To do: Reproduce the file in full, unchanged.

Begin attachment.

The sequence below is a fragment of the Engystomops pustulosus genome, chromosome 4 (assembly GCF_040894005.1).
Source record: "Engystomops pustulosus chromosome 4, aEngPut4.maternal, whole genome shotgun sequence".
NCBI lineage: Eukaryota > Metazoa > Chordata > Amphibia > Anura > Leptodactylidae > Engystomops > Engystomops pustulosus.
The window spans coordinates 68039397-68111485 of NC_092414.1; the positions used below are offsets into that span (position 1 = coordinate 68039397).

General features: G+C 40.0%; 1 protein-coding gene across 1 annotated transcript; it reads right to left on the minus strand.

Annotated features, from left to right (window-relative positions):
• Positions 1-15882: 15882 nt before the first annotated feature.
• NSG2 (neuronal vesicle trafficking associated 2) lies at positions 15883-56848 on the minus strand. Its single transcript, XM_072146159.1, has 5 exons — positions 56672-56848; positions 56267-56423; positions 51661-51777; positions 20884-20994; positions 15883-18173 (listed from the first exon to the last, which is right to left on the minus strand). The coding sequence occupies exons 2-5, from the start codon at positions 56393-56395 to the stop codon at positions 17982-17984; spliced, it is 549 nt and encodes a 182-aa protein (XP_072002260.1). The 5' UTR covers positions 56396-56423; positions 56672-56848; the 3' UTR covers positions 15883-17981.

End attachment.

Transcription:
The sequence below is a fragment of the Engystomops pustulosus genome, chromosome 4 (assembly GCF_040894005.1).
Source record: "Engystomops pustulosus chromosome 4, aEngPut4.maternal, whole genome shotgun sequence".
NCBI lineage: Eukaryota > Metazoa > Chordata > Amphibia > Anura > Leptodactylidae > Engystomops > Engystomops pustulosus.
The window spans coordinates 68039397-68111485 of NC_092414.1; the positions used below are offsets into that span (position 1 = coordinate 68039397).

General features: G+C 40.0%; 1 protein-coding gene across 1 annotated transcript; it reads right to left on the minus strand.

Annotated features, from left to right (window-relative positions):
• Positions 1-15882: 15882 nt before the first annotated feature.
• NSG2 (neuronal vesicle trafficking associated 2) lies at positions 15883-56848 on the minus strand. Its single transcript, XM_072146159.1, has 5 exons — positions 56672-56848; positions 56267-56423; positions 51661-51777; positions 20884-20994; positions 15883-18173 (listed from the first exon to the last, which is right to left on the minus strand). The coding sequence occupies exons 2-5, from the start codon at positions 56393-56395 to the stop codon at positions 17982-17984; spliced, it is 549 nt and encodes a 182-aa protein (XP_072002260.1). The 5' UTR covers positions 56396-56423; positions 56672-56848; the 3' UTR covers positions 15883-17981.